Impact of sea level changes on future wave conditions along the coasts of western Europe

Chaigneau, Alisée A. ; Law-Chune, Stéphane ; Melet, Angélique ; Voldoire, Aurore ; Reffray, Guillaume ; Aouf, Lotfi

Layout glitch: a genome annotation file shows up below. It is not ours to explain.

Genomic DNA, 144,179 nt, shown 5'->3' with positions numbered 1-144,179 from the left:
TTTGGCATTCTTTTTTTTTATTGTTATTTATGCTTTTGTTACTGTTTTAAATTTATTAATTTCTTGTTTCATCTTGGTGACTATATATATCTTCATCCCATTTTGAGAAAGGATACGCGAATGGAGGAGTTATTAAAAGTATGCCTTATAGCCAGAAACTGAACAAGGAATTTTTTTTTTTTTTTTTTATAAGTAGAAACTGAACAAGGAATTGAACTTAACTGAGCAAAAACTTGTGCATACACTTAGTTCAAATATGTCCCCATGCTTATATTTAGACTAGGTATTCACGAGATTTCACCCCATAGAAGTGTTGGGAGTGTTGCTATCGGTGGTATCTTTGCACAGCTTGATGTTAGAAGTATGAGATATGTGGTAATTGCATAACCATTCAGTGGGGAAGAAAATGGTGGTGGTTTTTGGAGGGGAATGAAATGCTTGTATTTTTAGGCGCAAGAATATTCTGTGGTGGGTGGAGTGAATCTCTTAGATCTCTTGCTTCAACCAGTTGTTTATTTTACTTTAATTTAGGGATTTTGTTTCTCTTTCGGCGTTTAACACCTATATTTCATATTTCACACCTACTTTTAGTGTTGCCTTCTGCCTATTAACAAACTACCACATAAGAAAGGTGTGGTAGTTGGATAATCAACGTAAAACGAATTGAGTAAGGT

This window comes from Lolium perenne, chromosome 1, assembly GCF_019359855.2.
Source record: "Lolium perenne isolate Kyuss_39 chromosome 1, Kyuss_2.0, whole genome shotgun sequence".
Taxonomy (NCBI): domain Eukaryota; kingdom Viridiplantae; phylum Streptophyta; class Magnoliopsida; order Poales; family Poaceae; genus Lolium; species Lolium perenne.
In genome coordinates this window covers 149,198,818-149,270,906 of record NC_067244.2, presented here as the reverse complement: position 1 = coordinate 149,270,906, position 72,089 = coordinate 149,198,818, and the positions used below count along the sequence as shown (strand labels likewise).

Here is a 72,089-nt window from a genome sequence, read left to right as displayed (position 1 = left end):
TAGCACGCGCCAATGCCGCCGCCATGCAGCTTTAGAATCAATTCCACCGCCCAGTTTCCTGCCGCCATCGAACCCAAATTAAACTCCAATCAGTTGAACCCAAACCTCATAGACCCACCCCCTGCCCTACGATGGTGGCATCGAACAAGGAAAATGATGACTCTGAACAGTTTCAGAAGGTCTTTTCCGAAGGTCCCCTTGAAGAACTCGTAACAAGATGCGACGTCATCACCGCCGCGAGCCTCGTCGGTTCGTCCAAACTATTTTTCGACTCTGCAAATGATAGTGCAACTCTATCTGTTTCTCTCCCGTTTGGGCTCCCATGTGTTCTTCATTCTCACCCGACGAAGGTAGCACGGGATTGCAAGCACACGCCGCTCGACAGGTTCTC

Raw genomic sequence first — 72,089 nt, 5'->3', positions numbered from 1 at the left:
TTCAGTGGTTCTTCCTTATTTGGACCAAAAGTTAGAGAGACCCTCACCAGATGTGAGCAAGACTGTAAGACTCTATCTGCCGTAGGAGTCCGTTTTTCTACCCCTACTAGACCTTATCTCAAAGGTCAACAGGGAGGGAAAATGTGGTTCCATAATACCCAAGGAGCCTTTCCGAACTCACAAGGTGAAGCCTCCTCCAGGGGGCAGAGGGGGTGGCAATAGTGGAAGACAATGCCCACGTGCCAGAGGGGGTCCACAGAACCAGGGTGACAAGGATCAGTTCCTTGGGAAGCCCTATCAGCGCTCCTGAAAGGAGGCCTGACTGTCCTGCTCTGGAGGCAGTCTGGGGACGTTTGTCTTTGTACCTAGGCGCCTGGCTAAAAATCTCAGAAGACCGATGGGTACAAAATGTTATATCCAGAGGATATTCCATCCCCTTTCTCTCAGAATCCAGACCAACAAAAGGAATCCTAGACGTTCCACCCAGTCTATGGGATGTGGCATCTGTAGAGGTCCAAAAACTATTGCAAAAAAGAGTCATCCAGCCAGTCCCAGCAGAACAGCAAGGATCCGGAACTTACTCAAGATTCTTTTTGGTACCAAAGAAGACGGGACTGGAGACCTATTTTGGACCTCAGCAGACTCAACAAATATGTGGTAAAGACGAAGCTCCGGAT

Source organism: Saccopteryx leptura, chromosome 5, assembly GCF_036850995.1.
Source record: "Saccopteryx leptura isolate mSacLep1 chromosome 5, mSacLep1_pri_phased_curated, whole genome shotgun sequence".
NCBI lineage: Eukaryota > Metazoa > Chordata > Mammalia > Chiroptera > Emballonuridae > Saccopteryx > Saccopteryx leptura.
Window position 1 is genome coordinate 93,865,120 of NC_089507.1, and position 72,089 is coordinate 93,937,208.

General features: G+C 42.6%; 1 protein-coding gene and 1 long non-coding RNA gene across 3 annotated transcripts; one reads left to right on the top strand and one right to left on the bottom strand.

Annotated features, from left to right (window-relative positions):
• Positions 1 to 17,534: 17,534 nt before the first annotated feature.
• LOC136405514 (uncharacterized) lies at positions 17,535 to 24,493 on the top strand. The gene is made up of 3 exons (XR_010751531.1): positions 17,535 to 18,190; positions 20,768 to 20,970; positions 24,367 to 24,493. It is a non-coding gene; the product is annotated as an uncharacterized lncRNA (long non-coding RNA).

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Wind waves and swells are major drivers of coastal environment changes and coastal hazards such as coastal flooding and erosion. Wave characteristics are sensitive to changes in water depth in shallow and intermediate waters. However, wave models used for historical simulations and projections typically do not account for sea level changes whether from tides, storm surges, or long-term sea level rise. In this study, the sensitivity of projected changes in wave characteristics to the sea level changes is investigated along the Atlantic European coastline. For this purpose, a global wave model is dynamically downscaled over the northeastern Atlantic for the 1970-2100 period under the SSP5-8.5 climate change scenario. Twin experiments are performed with or without the inclusion of hourly sea level variations from regional 3D ocean simulations in the regional wave model. The largest impact of sea level changes on waves is located on the wide continental shelf where shallow-water dynamics prevail, especially in macro-tidal areas. For instance, in the Bay of Mont-Saint-Michel in France, due to an average tidal range of 10 m, extreme historical wave heights were found to be up to 1 m higher (+30 %) when sea level variations are included. At the end of the 21st century, extreme significant wave heights are larger by up to +40 % (+60 cm), mainly due to the effect of tides and mean sea level rise. The estimates provided in this study only partially represent the processes responsible for the sea-level-wave non-linear interactions due to model limitations in terms of resolution and the processes included.</p>

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